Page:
Michael Owen: Perfect XI
Of all the keepers I have played against, Peter was easily the best. Petr Cech is one of the best now, but Schmeichel was an all-round great. You can’t be a great by just being a good shot stopper, you have to have it all – and he did.
I played against Brazil a couple of times and he and Roberto Carlos were just awesome. They changed the way full-backs played. People thought a full-back should just defend, but in today’s game it’s important for full-backs to be good on the ball as well, and Cafu led the way in this respect.
When he came to Chelsea, he was a ‘proper’ player. With some defenders you think “he’s not strong”, “he’s not so quick” or whatever and try to play against that weakness. But Desailly was virtually impossible to play against. He was strong, quick, and good on the ball. People question whether he just played well in the big games, but I tried kicking him once and hurt my foot – which shows what sort of game I had against him!
Just look at his trophy cabinet! To play for a team like that for as long as he did at the highest level says it all. Great left foot, and while he has maybe lost a yard as time has gone on, defenders like that never get done for pace because they’re so intelligent. People tell me Bobby Moore was like that, John Terry is like that – and so was Sami Hyypia at Liverpool. Maldini knows his body and is very clever.
Like Cafu, he made people rethink the role of a full-back in a team. Great on the ball, made good runs – but also great dead-ball delivery. Fantastic.
He’s not done it for as long as the rest of my team, but you’re a fool if you don’t think he will continue on the up. Has great skill, speed and strength and scores goals and creates goals – what more can you say? A great player who will get even better.
The ultimate modern-day player. Has a big engine and strength plus great size and long legs – he’s one of the best at intercepting passes and reading the game. And when he has the ball, he is equally fantastic. One of the best passers,
a great shot, quick and can beat players. You could play him in any position and he’d get in most teams.
If I was a manager I’d play 4-4-2 with two tough players in the middle who people hated playing against and two flair players on either side. Who better than Gerrard and Roy Keane? Both are good passers but in different ways. Keane kept it simple, yet had a great engine and could run box-to-box all day.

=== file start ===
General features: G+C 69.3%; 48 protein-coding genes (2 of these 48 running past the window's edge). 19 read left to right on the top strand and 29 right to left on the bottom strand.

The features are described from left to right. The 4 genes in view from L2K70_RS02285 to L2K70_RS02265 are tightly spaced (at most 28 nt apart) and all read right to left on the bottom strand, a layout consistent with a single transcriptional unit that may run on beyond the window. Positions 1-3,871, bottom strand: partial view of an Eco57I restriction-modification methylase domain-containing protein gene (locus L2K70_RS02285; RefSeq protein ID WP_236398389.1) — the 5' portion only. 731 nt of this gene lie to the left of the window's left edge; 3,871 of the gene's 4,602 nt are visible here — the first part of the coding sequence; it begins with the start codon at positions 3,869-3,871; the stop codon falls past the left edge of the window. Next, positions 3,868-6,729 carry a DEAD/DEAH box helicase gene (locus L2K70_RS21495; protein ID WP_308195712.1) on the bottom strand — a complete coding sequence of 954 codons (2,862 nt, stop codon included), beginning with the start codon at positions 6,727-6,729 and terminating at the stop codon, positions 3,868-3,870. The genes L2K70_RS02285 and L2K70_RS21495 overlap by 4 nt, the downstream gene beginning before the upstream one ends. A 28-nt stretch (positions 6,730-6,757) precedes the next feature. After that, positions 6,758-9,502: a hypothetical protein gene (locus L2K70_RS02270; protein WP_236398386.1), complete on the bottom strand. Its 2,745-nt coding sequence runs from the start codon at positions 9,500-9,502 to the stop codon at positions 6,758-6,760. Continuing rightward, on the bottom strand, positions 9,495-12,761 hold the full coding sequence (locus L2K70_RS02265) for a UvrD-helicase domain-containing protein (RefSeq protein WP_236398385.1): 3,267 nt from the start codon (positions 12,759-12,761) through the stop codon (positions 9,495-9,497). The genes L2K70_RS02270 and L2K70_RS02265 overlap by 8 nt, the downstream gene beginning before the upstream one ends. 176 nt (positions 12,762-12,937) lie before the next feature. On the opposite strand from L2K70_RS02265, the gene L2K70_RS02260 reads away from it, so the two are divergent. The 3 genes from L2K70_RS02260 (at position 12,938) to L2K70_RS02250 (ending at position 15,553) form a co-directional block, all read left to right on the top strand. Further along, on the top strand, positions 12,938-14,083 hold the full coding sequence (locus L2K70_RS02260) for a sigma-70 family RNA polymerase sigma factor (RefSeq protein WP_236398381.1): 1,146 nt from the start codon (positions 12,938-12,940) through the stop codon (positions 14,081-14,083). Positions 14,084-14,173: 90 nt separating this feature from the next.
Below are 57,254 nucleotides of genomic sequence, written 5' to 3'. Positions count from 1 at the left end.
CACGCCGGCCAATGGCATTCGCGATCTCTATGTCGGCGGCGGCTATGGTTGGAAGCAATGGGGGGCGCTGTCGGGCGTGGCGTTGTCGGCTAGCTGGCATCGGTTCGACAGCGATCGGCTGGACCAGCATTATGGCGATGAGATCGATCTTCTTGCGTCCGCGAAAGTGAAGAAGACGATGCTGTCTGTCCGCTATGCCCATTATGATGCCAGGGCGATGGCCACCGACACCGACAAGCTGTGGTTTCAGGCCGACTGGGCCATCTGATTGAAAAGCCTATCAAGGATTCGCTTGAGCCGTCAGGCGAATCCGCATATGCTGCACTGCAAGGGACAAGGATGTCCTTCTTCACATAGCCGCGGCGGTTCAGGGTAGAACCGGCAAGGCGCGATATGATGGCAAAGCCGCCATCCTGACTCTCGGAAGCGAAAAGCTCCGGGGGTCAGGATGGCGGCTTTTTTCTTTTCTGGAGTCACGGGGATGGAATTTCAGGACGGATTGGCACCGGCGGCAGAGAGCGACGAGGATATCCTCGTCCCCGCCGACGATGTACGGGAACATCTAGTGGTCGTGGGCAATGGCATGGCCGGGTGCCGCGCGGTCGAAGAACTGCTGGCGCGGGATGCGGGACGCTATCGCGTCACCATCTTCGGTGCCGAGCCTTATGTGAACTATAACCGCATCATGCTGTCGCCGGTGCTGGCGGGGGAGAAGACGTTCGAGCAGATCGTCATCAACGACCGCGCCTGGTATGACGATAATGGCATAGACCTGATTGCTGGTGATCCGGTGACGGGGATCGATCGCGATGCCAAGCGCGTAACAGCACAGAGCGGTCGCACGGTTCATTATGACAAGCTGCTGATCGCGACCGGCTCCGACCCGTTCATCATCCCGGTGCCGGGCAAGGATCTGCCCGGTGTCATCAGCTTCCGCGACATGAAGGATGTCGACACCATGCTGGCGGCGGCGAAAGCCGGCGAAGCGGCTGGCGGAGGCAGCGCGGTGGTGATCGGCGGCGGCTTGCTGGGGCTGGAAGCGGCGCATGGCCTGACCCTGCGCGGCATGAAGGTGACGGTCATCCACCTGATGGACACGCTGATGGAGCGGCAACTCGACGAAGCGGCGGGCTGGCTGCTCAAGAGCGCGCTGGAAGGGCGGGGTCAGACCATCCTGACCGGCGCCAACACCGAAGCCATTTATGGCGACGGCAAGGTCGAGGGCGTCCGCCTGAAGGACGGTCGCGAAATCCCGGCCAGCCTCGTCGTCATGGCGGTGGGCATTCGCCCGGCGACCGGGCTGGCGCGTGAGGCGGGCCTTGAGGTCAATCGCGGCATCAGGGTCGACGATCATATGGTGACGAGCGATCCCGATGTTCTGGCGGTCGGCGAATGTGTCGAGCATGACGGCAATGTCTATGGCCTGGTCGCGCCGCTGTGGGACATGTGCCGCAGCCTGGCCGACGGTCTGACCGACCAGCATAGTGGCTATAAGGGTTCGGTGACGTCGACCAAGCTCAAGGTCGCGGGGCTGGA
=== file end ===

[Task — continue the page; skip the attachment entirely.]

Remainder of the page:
I was fortunate enough to play with him a couple of times before he retired. A great player. He didn’t get the credit for England despite winning loads of caps, but I watch videos of Liverpool playing and 99 percent of goals come from Barnes beating five players and passing to Ian Rush to tap in! It was mind boggling how skilful he was. I never saw him give the ball away and he used to caress it around the pitch. A joy to watch.
He took the Premiership to a new level. We’ve had some good imports – Gianfranco Zola and Dennis Bergkamp among them – but he’s been the best. He beats players, he creates goals and he scores them. I’d pay to watch him.
Scored goals at every level and even when he was out injured for months on end, he always seemed to be top scorer! And I like him because you get a lot of flair players, but nobody was as mentally tough as Alan, who got the most out of his body for such a long time. Probably the greatest Premiership player ever.
Sir Alex Ferguson
The most successful in the present era and continues to win things even as football evolves. He has also produced some of the great players.
I was an Everton fan in the 1980s, and I thought he was the best goalkeeper in the world.
No squad is complete without him. And he’d kill me if he wasn’t in this!
Just watch him run the show in those European Cup finals for Liverpool in the early ’80s…
I was lucky enough to play with him. A magician.
But for knee injuries, he would be the best player in the world right now.
Interview: Steve Merrett. From the September 2007 issue of FourFourTwo.